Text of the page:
A Feb. 20 rosary procession through downtown Philadelphia kicked off a new monthly effort to “reclaim the city” for Christ through Mary’s intercession, said organizers.
Several Sisters of Life led the hour-long prayer walk, a 2.4 mile loop from the Cathedral Basilica of SS. Peter and Paul to the Liberty Bell and back. Biting winds and icy sidewalks did not deter the estimated 20 participants, who recited all four sets of rosary mysteries for the protection of life and for “the healing of the culture,” according to the Sisters’ event announcement.
Also on hand were Father Herbert Sperger, director of spiritual formation at St. Charles Borromeo Seminary in Wynnewood, and four St. Charles Borromeo seminarians – one of whom described the gathering as “the most justified distraction” from studying for upcoming comprehensive examinations.
“I wanted to come today especially because it’s cold,” said Father Sperger. “It’s Lent and I wanted to make a Lenten sacrifice. I have been feeling like I have to step it up a notch, just to give that witness to the importance of children, families and life.”
Sally Shumaker, who traveled from St. Ignatius of Loyola Parish in the Allentown Diocese to attend, said the rosary by nature is “very often a public prayer,” one that is highly effective.
“When we’re united in prayer, asking for Our Lady’s intercession, I believe God … pours down graces on us,” she said, adding that the Sister of Life “themselves are a public witness just by their habits.”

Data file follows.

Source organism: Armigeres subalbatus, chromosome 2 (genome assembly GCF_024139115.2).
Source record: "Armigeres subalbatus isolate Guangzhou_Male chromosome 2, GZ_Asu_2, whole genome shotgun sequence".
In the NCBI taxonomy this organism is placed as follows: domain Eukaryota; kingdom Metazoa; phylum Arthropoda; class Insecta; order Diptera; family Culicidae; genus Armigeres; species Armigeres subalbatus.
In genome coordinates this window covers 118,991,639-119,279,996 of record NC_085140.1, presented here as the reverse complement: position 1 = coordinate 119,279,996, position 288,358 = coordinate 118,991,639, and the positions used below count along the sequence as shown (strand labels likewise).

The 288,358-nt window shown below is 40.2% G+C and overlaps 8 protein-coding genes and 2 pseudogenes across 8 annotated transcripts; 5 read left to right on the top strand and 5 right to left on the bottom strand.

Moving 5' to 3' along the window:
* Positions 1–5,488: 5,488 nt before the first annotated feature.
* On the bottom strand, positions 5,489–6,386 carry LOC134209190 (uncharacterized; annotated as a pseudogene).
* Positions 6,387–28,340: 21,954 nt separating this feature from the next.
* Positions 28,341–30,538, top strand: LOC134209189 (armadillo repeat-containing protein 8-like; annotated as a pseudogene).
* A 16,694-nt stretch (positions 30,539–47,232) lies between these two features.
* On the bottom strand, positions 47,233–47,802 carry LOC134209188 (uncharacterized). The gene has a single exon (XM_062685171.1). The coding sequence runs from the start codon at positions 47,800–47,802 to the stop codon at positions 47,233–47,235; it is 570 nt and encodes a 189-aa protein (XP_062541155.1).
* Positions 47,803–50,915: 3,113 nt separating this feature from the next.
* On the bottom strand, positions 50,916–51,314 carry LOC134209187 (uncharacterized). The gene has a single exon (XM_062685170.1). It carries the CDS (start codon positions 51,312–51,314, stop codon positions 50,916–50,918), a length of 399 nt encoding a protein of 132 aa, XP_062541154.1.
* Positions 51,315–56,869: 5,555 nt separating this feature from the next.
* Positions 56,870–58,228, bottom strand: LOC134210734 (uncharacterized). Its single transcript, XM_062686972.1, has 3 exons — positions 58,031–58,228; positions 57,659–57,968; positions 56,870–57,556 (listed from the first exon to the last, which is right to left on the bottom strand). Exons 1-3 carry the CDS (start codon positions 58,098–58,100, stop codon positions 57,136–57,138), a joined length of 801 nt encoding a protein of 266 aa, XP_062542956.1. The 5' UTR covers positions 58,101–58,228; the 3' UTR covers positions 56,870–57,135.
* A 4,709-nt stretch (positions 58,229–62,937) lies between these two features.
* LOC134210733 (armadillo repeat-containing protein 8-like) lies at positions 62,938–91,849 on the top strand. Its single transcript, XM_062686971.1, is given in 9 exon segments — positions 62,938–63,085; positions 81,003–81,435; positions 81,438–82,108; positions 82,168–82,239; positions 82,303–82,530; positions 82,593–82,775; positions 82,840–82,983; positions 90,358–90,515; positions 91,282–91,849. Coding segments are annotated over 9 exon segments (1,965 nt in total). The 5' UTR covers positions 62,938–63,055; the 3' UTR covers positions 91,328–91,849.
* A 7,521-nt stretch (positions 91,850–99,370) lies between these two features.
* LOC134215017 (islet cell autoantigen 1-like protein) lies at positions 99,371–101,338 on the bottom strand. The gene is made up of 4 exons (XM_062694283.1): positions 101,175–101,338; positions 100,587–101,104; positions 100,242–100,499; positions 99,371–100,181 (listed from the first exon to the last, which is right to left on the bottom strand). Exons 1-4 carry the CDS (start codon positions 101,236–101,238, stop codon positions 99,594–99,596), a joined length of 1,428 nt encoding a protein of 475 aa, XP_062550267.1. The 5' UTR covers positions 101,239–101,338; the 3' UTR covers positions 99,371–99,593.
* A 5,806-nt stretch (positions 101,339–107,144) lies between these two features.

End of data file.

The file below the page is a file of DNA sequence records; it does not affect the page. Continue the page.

The route included a stop at the Philadelphia Women’s Center (PWC), where more than 6,400 abortions were performed in 2018 alone, according to Pennsylvania state health department statistics cited by the Pro-Life Union of Greater Philadelphia. (CatholicPhilly.com’s request to the PWC asking for verification of its annual statistics went unanswered as of the time of publication.)
Procession participants, who lined the sidewalk opposite the facility, were mocked by at least one patient escort, while an unidentified woman associated with the PWC loudly berated them with expletives for several minutes as they continued to recite the rosary.
Sister Maeve Nativitas said afterward she believed the woman “must be suffering deeply,” and prayed she could “encounter God’s mercy.”
The experience was simply part of “coming to know the heart of the other, and to see past the exterior expressions to peer into (its) depths,” said Sister Maeve.
Father Sperger agreed, adding he viewed the incident as a reminder of Christ’s passion.
“The Sisters very kindly allowed me to carry the relic of the true cross, so I was holding that as it was happening, and I thought, ‘This is what Jesus endures for people who are suffering,’” said Father Sperger. “So I felt very sorry for her, but in another way, it was a privilege to accept her insults.”
Several passersby on the route welcomed the procession, including three men who requested prayers from the group and a blessing from Father Sperger to sustain their recovery from addiction.
The spontaneous intercession was a confirmation that “Our Lady wants to reclaim the city for her Son,” said Sister Maeve.
Prior to the pandemic, the Sisters had held a similar, “really powerful” procession through the city’s Kensington neighborhood, an area long plagued by poverty, substance abuse and violent crime.
“There was one many sitting on a stoop, and he said, ‘This is what we need here,’” recalled Sister Maeve. “We need more of this.”
For more information on upcoming rosary processions and other events sponsored by the Sisters of Life in Philadelphia, contact email@example.com.
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